Hive in­stalled at sec­ond fam­ily’s home

Colony has at least 15,000 bees

The Washington Times Daily - - METRO - BY DAR­LENE SU­PERVILLE

Karen Pence, Vice Pres­i­dent Mike Pence’s wife, has opened their gov­ern­ment res­i­dence to more than a few new in­hab­i­tants: hon­ey­bees. At least 15,000 of them.

Mrs. Pence showed off the bee­hive this week, partly to draw at­ten­tion to a de­cline in man­aged bee colonies that she and other of­fi­cials say could harm U.S. agri­cul­tural pro­duc­tion.

One of three bites of food taken in the United States is pos­si­ble with the help of pol­li­na­tors such as bees, but­ter­flies, birds and bats, she said dur­ing a me­dia event Tuesday at the sprawl­ing U.S. Naval Ob­ser­va­tory com­pound in north­west Wash­ing­ton, where the vice pres­i­dent’s of­fi­cial res­i­dence is lo­cated.

Man­aged hon­ey­bee colonies add at least $15 bil­lion dol­lars a year in crop value by in­creas­ing yields and help­ing en­sure qual­ity har­vests. But a years-long de­cline in hon­ey­bee colonies “presents a se­ri­ous chal­lenge to our abil­ity to pro­duce many of the agri­cul­tural prod­ucts that we sell and en­joy to­day,” Mrs. Pence said.

Fruits, veg­eta­bles and nuts are among 90 or so crops that man­aged hon­ey­bees pol­li­nate for farm­ers, she said.

The de­cline in hon­ey­bee colonies is at­trib­uted to a va­ri­ety of fac­tors, in­clud­ing stress caused by par­a­sites, pests, trans­porta­tion and poor hon­ey­bee nutri­tion, she said.

Agri­cul­ture Sec­re­tary Sonny Per­due, who at­tended the un­veil­ing, said Mrs. Pence is a “great ex­am­ple” of what ev­ery­one can to do help hon­ey­bees. He said his de­part­ment also is do­ing its best to help re­verse the de­cline in the bee­hive pop­u­la­tion across the coun­try.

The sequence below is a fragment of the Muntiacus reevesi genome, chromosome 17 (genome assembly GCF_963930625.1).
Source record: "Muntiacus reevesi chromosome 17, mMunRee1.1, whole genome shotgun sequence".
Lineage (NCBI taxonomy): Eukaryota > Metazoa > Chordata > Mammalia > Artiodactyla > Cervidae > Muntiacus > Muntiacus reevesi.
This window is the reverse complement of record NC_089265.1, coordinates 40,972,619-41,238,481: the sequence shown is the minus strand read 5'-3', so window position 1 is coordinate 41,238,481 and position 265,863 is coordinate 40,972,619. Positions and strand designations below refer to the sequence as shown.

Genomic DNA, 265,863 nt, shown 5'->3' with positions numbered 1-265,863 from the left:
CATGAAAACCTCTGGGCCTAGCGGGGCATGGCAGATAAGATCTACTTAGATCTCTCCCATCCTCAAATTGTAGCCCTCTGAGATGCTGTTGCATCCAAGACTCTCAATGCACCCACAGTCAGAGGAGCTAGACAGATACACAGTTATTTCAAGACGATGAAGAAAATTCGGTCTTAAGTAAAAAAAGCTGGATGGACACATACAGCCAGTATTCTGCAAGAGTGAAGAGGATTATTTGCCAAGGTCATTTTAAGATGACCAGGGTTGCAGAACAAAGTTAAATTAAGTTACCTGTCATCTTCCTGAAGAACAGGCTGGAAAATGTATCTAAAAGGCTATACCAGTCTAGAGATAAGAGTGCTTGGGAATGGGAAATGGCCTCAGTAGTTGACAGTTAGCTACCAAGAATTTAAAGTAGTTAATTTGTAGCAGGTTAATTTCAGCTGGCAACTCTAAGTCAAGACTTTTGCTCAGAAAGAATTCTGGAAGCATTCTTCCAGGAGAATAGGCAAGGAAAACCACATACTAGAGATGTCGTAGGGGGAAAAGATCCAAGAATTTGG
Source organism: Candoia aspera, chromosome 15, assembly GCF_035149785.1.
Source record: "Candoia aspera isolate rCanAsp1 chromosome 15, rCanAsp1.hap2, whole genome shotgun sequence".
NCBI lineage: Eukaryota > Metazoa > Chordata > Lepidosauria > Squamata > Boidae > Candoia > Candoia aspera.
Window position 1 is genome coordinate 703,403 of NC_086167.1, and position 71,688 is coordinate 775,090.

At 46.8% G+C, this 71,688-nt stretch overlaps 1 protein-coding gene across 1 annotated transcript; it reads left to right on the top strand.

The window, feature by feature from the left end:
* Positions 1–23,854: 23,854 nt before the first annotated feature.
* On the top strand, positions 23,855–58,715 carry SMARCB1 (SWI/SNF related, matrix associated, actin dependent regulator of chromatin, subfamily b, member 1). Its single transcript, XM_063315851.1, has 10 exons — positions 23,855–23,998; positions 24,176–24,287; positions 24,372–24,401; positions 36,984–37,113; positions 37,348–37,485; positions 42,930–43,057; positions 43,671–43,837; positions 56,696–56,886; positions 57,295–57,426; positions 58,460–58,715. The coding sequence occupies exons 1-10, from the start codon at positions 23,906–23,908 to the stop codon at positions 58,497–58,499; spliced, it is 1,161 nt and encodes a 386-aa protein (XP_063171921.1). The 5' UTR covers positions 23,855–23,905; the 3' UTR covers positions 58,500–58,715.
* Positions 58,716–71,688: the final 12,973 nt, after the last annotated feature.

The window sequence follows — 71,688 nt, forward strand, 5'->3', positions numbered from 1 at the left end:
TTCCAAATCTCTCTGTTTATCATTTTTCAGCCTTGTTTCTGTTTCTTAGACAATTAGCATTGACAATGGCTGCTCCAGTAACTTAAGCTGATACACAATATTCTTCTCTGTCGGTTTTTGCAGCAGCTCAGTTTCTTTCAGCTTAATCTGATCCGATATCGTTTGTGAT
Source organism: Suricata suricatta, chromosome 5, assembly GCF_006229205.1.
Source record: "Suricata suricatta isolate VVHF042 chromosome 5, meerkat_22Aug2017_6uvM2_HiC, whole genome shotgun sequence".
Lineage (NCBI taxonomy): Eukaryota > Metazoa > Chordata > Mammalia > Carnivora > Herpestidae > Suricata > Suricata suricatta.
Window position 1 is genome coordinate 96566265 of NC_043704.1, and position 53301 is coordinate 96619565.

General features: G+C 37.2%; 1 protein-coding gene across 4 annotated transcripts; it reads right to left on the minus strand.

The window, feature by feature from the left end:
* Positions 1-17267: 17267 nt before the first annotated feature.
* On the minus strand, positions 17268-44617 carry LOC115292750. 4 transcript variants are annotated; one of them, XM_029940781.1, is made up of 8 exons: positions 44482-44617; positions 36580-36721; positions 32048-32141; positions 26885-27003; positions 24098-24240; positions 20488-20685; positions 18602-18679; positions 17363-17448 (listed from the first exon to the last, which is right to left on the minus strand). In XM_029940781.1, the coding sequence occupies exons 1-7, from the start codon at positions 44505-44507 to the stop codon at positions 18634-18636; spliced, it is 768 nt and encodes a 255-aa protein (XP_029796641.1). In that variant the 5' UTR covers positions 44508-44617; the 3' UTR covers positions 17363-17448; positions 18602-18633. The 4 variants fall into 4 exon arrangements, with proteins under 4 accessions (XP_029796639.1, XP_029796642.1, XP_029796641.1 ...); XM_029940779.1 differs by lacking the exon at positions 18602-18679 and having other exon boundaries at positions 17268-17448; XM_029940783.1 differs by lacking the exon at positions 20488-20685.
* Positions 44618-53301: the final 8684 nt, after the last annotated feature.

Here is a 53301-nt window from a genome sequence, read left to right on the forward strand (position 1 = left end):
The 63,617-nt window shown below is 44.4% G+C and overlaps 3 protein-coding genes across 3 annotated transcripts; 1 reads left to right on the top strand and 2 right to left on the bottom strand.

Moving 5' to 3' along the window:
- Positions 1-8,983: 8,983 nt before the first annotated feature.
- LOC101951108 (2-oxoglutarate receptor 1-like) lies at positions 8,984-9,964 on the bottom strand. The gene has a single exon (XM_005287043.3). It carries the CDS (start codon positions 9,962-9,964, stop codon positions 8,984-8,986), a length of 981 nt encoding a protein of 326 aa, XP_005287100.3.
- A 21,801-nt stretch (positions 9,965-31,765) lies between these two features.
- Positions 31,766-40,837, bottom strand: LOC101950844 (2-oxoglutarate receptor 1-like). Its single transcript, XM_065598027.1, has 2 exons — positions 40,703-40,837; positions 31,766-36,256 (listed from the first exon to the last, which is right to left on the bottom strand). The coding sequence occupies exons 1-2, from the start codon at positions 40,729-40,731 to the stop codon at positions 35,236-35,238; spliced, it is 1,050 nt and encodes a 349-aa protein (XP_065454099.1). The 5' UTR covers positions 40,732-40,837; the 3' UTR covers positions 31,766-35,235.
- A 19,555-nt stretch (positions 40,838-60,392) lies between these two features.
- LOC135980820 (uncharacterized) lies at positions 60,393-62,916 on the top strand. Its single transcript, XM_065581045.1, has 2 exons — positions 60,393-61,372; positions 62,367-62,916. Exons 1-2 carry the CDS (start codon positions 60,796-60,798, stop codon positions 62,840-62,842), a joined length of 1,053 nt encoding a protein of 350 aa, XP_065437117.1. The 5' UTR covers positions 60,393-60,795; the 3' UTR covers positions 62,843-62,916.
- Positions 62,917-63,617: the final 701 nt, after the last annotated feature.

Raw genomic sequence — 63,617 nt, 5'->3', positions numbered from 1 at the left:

Con­sumers can help with­out in­stalling a bee­hive, which is time-con­sum­ing to man­age. Mrs. Pence en­cour­aged peo­ple to plant bee-friendly flow­ers and flow­er­ing herbs, such as wild­flow­ers, lilacs, pop­pies, black-eyed Su­sans, mint, sage, squash, toma­toes, oregano and rose­mary. They can also set out basins of wa­ter or in­stall bird­baths so thirsty bees can get a drink.

“Just in the spirit of democ­racy, let’s all get in­volved and do our part, whether it’s plant­ing the plants or host­ing a bee­hive just as Mrs. Pence has done here,” Mr. Per­due said.

The new hive has be­tween 15,000 and 20,000 hon­ey­bees, said Larry Mar­ling of Eco Hon­ey­bees, the Virginia-based com­pany that was hired to in­stall the bee­hive. The bee pop­u­la­tion could grow to be­tween 40,000 and 50,000 bees by the end of the sea­son, he said.

The honey that the bees pro­duce will be given away as gifts.

“The great thing about honey is it doesn’t spoil,” Mrs. Pence said af­ter she led a group along a walk­ing path and down a slop­ing lawn to within a few feet of the busy hive.

For­mer first lady Michelle Obama in­cluded a bee­hive with the gar­den she started on the White House South Lawn in 2009, also to help with pol­li­na­tion. The White House used the honey to pre­pare meals, in ad­di­tion to bot­tling it and giv­ing it away as gifts.

Me­la­nia Trump, the cur­rent first lady, has de­cided to keep the gar­den.


Karen Pence, (right front) wife of Vice Pres­i­dent Mike Pence, en­cour­aged peo­ple to plant bee-friendly flow­ers, such as lilacs.

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